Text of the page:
Nurse, writer. Somehow, that combination would not have entered my mind when I was most often being asked that unanswerable question "what do you want to be?" I wanted to be an actress, with my own show, like That Girl. or the Brady Bunch, or the Waltons, or Nanny and the Professor. I was going to be very funny. I watched way too much TV, as many of my generation did. I took my examples of what I could be from there. And the people in my life that I liked.
Uncle Walt was a private pilot, or he had his license I should say. He was building a small plane in a garage in his back yard. I was young, and prone to carsickness, so I was promised a flight "later." Later never came, so I wanted to be a pilot. I'd have been awful, for a very short time. Not good with distances and three dimensional space, nor did I develop an eye for detail or thoroughness until I was in my 30s. I might be a decent pilot now, but I've lost the urgency for that. And a lovely man I dated at a short but critical moment of my life who took me up in his small plane, redeemed the promise.
I wanted to be a ballet dancer, of course. Those inexpensive classes at Patton Park were more my mother's dream, but I am glad of them. Even if my hip is a bit screwy for it. My feet were already twisted, makes no difference. Never good with choreography, not quite flexible enough, nor anywhere near determined enough. I enjoyed the rhythmic movement, the sense of ease and accomplishment, the exactitude of ballet. We even had an elderly gentleman who came in to play piano for our 20 or so eight-year-old little girls plie-ing. ("Colored Gentleman" my mother would say, intended as respectful and polite. And it was, then.) Those huge mirrors in the dance room are probably why I still love gazing into a mirror. And now so enjoy these "photobooth" images.
I loved art history, and a high school art teacher put me in for a scholarship for that major. I shied away from college, a 3.8GPA, Merit Scholarship, and I didn't feel smart enough for it. I did a radio broacast course, and got a job in Northwest Lower Michigan, hated the work, isolated and wretched. I was no good at all at patter. I had no small talk, then. Still a skill I have to put a lot of energy into, and I tend to get very offensive with anyone trite, if I drop my reticence. (Chatting to comfort a patient is another set of skills, entirely. Which also took me practice. )
No, when I went to college, it was for acting. I didn't quite realize that acting and Theater are distinct. Theater programs are for plays and memorizing dialogue, and musical theater. Acting, for me, was about TV and movies, telling stories, voice acting, characters. There is certainly overlap, but not for me. It was good therapy, I needed it. But as an actor, auditioning and singin' and dancin'... I was going to starve. Not to mention I am not photogenic. Not pretty by Hollywood standards. Not interested in NY nor LA. I'd never quite realized it was a business.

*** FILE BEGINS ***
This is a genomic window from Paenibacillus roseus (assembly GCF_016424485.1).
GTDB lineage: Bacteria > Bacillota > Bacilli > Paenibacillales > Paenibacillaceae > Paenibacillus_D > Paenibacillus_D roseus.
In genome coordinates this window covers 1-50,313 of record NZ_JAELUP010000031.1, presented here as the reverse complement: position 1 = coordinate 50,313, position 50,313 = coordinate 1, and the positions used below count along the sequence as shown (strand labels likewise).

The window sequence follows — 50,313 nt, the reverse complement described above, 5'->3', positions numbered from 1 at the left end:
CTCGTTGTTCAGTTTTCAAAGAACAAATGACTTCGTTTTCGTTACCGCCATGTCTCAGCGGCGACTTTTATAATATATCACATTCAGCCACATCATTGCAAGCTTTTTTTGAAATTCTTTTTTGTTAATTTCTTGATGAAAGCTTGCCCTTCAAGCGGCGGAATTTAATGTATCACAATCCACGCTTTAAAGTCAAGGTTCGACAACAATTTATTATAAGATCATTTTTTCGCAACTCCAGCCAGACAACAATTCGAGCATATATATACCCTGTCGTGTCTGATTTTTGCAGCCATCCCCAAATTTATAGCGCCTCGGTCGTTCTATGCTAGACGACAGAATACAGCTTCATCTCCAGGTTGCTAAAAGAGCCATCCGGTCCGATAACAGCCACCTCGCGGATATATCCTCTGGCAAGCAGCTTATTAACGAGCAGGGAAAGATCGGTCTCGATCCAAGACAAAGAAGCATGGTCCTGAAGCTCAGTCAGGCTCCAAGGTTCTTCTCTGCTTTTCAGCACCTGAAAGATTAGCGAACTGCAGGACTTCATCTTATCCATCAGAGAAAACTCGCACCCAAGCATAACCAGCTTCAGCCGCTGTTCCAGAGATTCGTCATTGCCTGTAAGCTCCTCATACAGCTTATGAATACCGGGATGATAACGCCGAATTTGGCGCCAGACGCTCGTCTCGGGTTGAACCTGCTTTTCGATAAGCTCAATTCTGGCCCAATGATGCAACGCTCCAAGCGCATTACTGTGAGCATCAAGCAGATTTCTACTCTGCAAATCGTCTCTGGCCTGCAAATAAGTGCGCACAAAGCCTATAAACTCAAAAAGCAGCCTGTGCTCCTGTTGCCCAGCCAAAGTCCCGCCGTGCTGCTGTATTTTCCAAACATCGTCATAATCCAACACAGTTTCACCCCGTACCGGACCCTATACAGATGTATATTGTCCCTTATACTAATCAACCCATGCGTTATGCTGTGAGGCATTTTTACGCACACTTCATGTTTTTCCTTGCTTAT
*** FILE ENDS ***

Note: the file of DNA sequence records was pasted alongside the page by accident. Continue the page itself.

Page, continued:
I wanted to be a massage therapist. Everyone told me I should, I have a talent, what I call pain magnets on my fingers. I was most of the way through an apprenticeship (Massage colleges were just starting to be available.) Finishing my clinical hours, I was propositioned. I backpedaled furiously, and really looked at it for the business that it is. I have no talent at all for business. I was too far from the only places that would have hired me, and I was not about to go alone and start up a storefront shop.
About that time, I joined the National Guard, and decided to quit mucking about, buckle down, and do whatever was necessary to have a marketable skill, that still allowed me to touch people. I set my sights on a BSN. Army style, until I came to my senses.
Nursing seemed the perfect choice for a generalist like myself. A pragmatic decision, nothing romantic at all. I'd done a lot of the jobs that my patients would have. I could talk about anything. I could learn the rest. I'd enjoyed hearing stories, and random people always told me intimate stories. I explained concepts well, and I had good touch, I was calm in the midst of crisis. I found I liked the hard sciences I'd feared before, or was too lazy to apply my mind to after high school.
And surgery? One patient at a time, protocols so I didn't have to not only do my work, but also figure out what my work was. No ironing uniforms, work in PJs. At least two doctors responsible in the room, cool stuff to watch, toys and tech galore, very little math. No patient or family lying to me, no pile of pills to give out three times a day, no underlings who I have to supervise, I'm no more a supervisor than an entrepreneur. And when I went home at the end of the day, there was nothing left hanging over my head for the next day. When I passed off my room, I would not see that case again, and usually not see that patient again. Very freeing.
Perfect? Hardly. But a pretty good match for my abilities and deficits. I've learned more than I could have imagined.
And writer? Well, actually I always assumed I would write a book someday, when I'd lived a bit, had some stories to tell, had some perspective. When I imagined myself in my sitcom, I thought about how it hung together, motivation, consistency, continuity, retelling it over and over in my head. Not bad practice. The problem I'm still wrestling with is the heart of writing, conflict. I like boring, means nothing is going wrong. Life is quite hard enough with out badguys. I don't want to write about the nasty people in my life. They are not funny. Not yet.
I have learned to organize, streamline, listen acutely, perservere, keep working. I'm not lazy anymore. Not about the hard stuff, anyway. I know if I get the tedious and difficult done, I can sit and dither. Enlightened laziness.
Oo. There's a self help book in that phrase alone.
Labels: childhood, school, work, writing